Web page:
WWII Silent Heroes Brought To Life By Younger Generation

Omaha Beach in the background where Pvt. Leo Chalcraft is buried at the Normandy American Cemetery and Memorial, on September 27, 2013, at Colleville-sur-Mer, France. (Photo by Warrick Page - American Battle Monuments Commission)

Omaha Beach in the background where Pvt. Leo Chalcraft is buried at the Normandy American Cemetery and Memorial, on September 27, 2013, at Colleville-sur-Mer, France. (Photo by Warrick Page – American Battle Monuments Commission)

Army Private Leo Kenneth Chalcraft was a green-eyed, brown-haired teen from St. Petersburg, FL when he was killed in action in World War II.

It happened just six days after his 19th birthday.

Today, his grave is among the 9,387 military dead buried in France at the Normandy American Cemetery that overlooks Omaha Beach. There, 72 years ago this June 6, U.S. troops stormed the beaches on D-Day, marking the beginning of the end of World War II.

“He was so young and I feel like he didn’t get to experience a lot of his life,” said Konner Ross, a 17-year-old who lives in Largo, near St. Petersburg. Continue reading

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WWII Veteran of D-Day and Battle of the Bulge Passes

Former Congressman Sam Gibbons was a member of the U.S. Army’s 501st Parachute Infantry Regiment, serving in Europe on D-Day and during the Battle of the Bulge. Photo courtesy of WUSF Public Broadcasting

Sam Gibbons at age 92 died peacefully in his sleep Tuesday his son told the Tampa Bay Times.

The Tampa native was 24 the night before D-Day when he dropped into German-occupied France as a young captain of the 501st Parachute Infantry Regiment, 101st Airborne Division “Screaming Eagles.”

In Gibbons’ memoir I Was There – he describes his experiences in WWII. It is peppered with details like how he replaced his gas mask with two cans of Schlitz beer before the D-Day drop.

“So with all this gear on me (the same for about 12,000 others), I was the third man to step out of plane #42, and dropping 800 feet to start what some have called ‘The Longest Day.’”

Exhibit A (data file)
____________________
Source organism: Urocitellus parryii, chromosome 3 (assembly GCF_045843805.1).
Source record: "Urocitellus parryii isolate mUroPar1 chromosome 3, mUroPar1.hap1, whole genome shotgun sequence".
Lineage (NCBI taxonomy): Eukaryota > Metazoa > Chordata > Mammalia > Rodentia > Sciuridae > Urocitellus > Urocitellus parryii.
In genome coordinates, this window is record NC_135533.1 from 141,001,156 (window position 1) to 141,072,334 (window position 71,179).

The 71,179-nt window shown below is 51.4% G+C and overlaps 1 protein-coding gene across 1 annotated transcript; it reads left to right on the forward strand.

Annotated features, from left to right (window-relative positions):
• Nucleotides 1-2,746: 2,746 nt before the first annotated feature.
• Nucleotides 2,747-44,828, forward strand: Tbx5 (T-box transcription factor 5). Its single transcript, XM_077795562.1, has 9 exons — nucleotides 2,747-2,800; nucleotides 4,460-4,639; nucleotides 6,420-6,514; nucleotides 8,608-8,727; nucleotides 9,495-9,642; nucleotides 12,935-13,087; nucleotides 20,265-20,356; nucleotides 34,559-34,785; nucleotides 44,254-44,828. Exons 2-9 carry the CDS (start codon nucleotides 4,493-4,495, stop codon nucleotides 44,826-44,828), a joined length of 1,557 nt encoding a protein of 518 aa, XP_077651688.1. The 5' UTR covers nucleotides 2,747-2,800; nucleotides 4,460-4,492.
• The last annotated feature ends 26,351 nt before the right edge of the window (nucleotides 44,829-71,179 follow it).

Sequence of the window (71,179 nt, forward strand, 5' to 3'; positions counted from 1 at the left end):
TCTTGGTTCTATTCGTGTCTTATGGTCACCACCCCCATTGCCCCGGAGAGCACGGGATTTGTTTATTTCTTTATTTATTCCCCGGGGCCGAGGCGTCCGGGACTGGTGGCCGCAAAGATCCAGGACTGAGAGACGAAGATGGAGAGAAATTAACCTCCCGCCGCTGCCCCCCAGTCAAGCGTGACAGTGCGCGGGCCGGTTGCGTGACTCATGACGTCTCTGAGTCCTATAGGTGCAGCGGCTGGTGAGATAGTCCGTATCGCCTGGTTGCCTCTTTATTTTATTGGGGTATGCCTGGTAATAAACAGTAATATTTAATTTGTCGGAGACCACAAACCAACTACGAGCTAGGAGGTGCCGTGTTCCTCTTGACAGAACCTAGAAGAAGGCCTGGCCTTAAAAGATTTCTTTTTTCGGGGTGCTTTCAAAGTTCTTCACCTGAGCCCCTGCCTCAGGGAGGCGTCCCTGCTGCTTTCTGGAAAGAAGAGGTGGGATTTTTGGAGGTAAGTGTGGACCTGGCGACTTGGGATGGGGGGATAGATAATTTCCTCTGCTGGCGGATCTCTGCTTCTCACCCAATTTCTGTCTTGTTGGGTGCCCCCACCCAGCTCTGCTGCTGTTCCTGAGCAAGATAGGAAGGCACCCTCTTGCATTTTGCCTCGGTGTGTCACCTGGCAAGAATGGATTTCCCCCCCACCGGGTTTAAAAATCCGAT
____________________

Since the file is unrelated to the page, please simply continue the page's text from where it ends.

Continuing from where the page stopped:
The story of how the paratroopers were dropped off course and scattered across the French countryside is widely known. Gibbons and a few other paratroopers managed to pull together and planned an attack on a nearby town.

“At the end of this council I brought out my two cans of beer, which we shared,” Gibbons wrote. “When the cans were empty we decided to leave them in the middle of the road as a monument to the first cans of Schlitz consumed in France and moved on.”

Sometime in the evening of June 5, 1944, a “stick” of heavily loaded 101st Airborne paratroopers board their C-47 transport before their jump into history in the skies of Normandy. Capt. Sam Gibbons of the 501st carried a couple of additional non-issue items along with him. National Archives photo

Chuck Oldham of Defense Media Network wrote that Gibbons’ story of the Allied landing in Normandy has always stuck with him:

Of all those stories … Gibbons’ story, written in a self-deprecating tone as it was in I Was There and popularized in Tom Brokaw’s The Greatest Generation, remains one that has always struck me as somehow being indicative of the American paratroopers’ fight during that early morning of June 6, 1944, with a young captain abruptly thrust into an unexpected leadership role, he and his men dropped far from their objectives, lost and improvising their way through a night of combat,  and ‘marching toward the sound of gunfire.’